21 June 2011

Anthotium humile - Dwarf Anthotium

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Anthotium humile - Dwarf Anthotium

Anthotium is a small genus in the large Goodeniaceae family and of which only one species is known to exist in the Esperance region. This species Anthotium humile, occurs from Augusta-Margaret River to Cape Arid (east of Esperance) and is commonly encountered in low-lying sand/peat areas around swamps, flood plains and seepage zones. Like many plants in this family they do well immediately after bushfires when competing plants have been destroyed to provide an open and ash fertilised habitat, which these fast growing herbaceous species speedily exploit.

This Anthotium, also known as the Dwarf Anthotium is a perennial, but behaves like an annual by dying back to the rootstock in autumn to then reappear the following spring. The simple linear leaves are round and fleshy and originate from a central rootsystem; the flowering stems are similar but produce large clusters of flowers at their apex. These can be white, through various hues of pink and purple, although locally a purple/pink form is the most common. Plants seen inland (Mt. Burdett) are more upright with white flowers.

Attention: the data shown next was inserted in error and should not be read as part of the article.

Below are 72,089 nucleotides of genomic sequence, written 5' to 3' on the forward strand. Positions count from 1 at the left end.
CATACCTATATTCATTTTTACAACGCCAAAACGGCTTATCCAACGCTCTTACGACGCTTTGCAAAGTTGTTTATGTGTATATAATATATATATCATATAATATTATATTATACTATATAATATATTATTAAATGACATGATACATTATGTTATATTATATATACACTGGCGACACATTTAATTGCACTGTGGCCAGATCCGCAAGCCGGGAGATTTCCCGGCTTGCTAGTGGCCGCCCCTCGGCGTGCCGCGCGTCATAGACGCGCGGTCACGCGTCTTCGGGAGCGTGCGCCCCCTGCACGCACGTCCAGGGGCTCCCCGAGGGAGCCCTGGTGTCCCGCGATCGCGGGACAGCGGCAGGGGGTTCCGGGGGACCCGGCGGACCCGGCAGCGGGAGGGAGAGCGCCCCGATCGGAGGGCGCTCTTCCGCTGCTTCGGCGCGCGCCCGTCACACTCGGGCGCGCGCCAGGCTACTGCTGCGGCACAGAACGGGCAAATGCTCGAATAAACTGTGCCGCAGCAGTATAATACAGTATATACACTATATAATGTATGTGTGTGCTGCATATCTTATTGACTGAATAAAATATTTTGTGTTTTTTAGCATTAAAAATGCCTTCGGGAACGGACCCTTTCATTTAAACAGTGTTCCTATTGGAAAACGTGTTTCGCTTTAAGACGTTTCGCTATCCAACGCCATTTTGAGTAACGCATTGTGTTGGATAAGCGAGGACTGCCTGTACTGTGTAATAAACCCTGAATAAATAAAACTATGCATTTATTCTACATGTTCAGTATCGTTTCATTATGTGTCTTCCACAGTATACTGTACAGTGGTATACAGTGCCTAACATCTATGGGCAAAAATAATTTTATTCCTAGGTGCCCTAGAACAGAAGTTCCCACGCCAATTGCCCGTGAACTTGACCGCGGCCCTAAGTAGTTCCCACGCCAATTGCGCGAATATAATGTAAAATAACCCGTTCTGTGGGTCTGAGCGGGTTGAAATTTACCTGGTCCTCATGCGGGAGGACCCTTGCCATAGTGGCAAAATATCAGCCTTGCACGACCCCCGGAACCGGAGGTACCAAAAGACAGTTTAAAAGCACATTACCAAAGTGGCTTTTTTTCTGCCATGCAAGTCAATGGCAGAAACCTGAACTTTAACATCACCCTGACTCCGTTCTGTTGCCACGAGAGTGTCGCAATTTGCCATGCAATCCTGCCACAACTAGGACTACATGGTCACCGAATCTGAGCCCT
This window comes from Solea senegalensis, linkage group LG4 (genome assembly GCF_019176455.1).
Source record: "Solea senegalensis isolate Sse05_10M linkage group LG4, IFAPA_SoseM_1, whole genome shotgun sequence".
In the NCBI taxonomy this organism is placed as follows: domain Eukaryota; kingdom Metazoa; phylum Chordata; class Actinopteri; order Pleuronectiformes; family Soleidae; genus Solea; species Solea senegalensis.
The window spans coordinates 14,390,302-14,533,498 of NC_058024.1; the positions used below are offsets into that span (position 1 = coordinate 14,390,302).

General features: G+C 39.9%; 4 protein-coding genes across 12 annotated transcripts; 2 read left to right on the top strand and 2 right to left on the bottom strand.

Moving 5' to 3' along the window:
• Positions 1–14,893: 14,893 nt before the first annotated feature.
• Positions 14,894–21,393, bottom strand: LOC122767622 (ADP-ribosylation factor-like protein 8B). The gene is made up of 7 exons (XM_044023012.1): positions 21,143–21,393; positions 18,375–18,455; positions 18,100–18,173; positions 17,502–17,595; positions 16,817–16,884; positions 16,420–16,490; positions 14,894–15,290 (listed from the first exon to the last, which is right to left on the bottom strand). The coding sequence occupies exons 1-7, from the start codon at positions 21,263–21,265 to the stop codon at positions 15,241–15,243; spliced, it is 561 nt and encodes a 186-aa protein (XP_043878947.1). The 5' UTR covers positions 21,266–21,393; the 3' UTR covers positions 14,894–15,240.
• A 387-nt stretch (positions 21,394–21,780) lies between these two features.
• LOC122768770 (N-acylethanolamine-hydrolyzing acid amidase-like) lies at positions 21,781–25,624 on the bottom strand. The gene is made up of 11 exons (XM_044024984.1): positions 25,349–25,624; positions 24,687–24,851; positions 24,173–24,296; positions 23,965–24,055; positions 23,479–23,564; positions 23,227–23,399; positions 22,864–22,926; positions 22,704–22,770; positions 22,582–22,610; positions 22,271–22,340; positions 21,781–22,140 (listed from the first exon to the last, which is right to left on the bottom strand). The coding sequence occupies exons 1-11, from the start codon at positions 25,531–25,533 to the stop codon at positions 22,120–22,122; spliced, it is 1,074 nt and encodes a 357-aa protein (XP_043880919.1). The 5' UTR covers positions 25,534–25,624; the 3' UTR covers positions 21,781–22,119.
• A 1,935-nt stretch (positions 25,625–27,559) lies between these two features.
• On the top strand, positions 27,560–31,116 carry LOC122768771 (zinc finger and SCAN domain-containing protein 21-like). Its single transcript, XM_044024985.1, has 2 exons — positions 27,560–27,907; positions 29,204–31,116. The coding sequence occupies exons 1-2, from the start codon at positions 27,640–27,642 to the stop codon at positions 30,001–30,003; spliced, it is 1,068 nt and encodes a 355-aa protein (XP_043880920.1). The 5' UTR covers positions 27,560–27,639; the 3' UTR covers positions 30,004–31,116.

Although Anthotium humile can be to 20 cm (8”) in height, around Esperance it is usually spreading to 30 cm (12”) diameter, with arching stems or completely prostrate apart from a few central tufted leaves. It is long flowering and if curtailed by a prolonged dry period, will recommence with the advent of rain, however it is recorded in bloom from October to March and locally plants will continually do so under favourable conditions. Pollination is via insects.